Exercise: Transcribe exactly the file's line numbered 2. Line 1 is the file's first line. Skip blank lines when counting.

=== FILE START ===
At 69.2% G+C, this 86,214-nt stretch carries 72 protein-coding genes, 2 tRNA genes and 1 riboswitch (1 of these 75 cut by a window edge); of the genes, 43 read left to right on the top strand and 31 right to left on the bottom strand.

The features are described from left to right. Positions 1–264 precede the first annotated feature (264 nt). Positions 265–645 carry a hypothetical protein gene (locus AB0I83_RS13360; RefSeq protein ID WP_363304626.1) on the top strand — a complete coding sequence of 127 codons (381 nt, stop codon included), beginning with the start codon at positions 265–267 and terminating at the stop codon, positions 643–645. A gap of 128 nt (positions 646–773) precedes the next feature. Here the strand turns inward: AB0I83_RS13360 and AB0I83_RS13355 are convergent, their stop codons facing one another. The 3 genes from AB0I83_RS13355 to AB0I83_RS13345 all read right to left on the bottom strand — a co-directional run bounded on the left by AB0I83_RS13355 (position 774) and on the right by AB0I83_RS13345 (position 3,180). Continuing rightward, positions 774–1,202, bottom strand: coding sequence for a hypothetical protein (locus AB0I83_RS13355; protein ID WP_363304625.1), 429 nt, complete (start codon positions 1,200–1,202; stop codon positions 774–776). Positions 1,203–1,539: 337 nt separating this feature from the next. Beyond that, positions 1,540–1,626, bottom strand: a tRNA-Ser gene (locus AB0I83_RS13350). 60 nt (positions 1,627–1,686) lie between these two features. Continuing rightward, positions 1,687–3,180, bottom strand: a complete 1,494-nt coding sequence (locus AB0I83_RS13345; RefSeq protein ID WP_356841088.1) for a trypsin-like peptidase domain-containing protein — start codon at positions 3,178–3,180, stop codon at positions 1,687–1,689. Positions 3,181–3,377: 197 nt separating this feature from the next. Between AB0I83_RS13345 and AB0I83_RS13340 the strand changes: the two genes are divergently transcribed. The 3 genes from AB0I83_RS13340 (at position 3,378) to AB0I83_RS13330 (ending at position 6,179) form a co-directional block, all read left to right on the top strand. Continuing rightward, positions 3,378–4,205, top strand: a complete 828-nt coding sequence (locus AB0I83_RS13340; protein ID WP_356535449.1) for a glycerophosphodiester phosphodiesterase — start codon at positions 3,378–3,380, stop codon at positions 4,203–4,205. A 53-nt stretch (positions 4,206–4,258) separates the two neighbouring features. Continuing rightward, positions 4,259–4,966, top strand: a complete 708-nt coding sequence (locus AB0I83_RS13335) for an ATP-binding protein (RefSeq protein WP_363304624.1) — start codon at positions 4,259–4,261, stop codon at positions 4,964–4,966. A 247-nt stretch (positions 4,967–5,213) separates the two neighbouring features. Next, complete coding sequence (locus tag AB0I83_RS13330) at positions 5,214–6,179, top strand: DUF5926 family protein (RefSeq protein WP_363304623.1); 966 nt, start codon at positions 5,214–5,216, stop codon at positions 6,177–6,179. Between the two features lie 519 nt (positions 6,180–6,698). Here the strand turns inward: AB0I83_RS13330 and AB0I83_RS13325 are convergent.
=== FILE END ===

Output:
The features are described from left to right. Positions 1–264 precede the first annotated feature (264 nt). Positions 265–645 carry a hypothetical protein gene (locus AB0I83_RS13360; RefSeq protein ID WP_363304626.1) on the top strand — a complete coding sequence of 127 codons (381 nt, stop codon included), beginning with the start codon at positions 265–267 and terminating at the stop codon, positions 643–645. A gap of 128 nt (positions 646–773) precedes the next feature. Here the strand turns inward: AB0I83_RS13360 and AB0I83_RS13355 are convergent, their stop codons facing one another. The 3 genes from AB0I83_RS13355 to AB0I83_RS13345 all read right to left on the bottom strand — a co-directional run bounded on the left by AB0I83_RS13355 (position 774) and on the right by AB0I83_RS13345 (position 3,180). Continuing rightward, positions 774–1,202, bottom strand: coding sequence for a hypothetical protein (locus AB0I83_RS13355; protein ID WP_363304625.1), 429 nt, complete (start codon positions 1,200–1,202; stop codon positions 774–776). Positions 1,203–1,539: 337 nt separating this feature from the next. Beyond that, positions 1,540–1,626, bottom strand: a tRNA-Ser gene (locus AB0I83_RS13350). 60 nt (positions 1,627–1,686) lie between these two features. Continuing rightward, positions 1,687–3,180, bottom strand: a complete 1,494-nt coding sequence (locus AB0I83_RS13345; RefSeq protein ID WP_356841088.1) for a trypsin-like peptidase domain-containing protein — start codon at positions 3,178–3,180, stop codon at positions 1,687–1,689. Positions 3,181–3,377: 197 nt separating this feature from the next. Between AB0I83_RS13345 and AB0I83_RS13340 the strand changes: the two genes are divergently transcribed. The 3 genes from AB0I83_RS13340 (at position 3,378) to AB0I83_RS13330 (ending at position 6,179) form a co-directional block, all read left to right on the top strand. Continuing rightward, positions 3,378–4,205, top strand: a complete 828-nt coding sequence (locus AB0I83_RS13340; protein ID WP_356535449.1) for a glycerophosphodiester phosphodiesterase — start codon at positions 3,378–3,380, stop codon at positions 4,203–4,205. A 53-nt stretch (positions 4,206–4,258) separates the two neighbouring features. Continuing rightward, positions 4,259–4,966, top strand: a complete 708-nt coding sequence (locus AB0I83_RS13335) for an ATP-binding protein (RefSeq protein WP_363304624.1) — start codon at positions 4,259–4,261, stop codon at positions 4,964–4,966. A 247-nt stretch (positions 4,967–5,213) separates the two neighbouring features. Next, complete coding sequence (locus tag AB0I83_RS13330) at positions 5,214–6,179, top strand: DUF5926 family protein (RefSeq protein WP_363304623.1); 966 nt, start codon at positions 5,214–5,216, stop codon at positions 6,177–6,179. Between the two features lie 519 nt (positions 6,180–6,698). Here the strand turns inward: AB0I83_RS13330 and AB0I83_RS13325 are convergent.